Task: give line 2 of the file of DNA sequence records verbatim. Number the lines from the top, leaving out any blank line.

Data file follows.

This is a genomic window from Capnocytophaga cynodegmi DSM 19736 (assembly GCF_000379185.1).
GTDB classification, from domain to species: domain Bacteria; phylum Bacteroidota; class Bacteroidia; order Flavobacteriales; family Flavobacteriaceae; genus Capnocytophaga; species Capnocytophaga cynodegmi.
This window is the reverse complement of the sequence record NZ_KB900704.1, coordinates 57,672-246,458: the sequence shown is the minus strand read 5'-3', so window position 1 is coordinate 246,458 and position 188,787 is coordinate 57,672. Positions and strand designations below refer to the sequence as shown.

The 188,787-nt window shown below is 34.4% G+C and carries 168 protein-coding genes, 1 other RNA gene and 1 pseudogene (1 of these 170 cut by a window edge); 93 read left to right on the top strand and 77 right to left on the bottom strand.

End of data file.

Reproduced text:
GTDB classification, from domain to species: domain Bacteria; phylum Bacteroidota; class Bacteroidia; order Flavobacteriales; family Flavobacteriaceae; genus Capnocytophaga; species Capnocytophaga cynodegmi.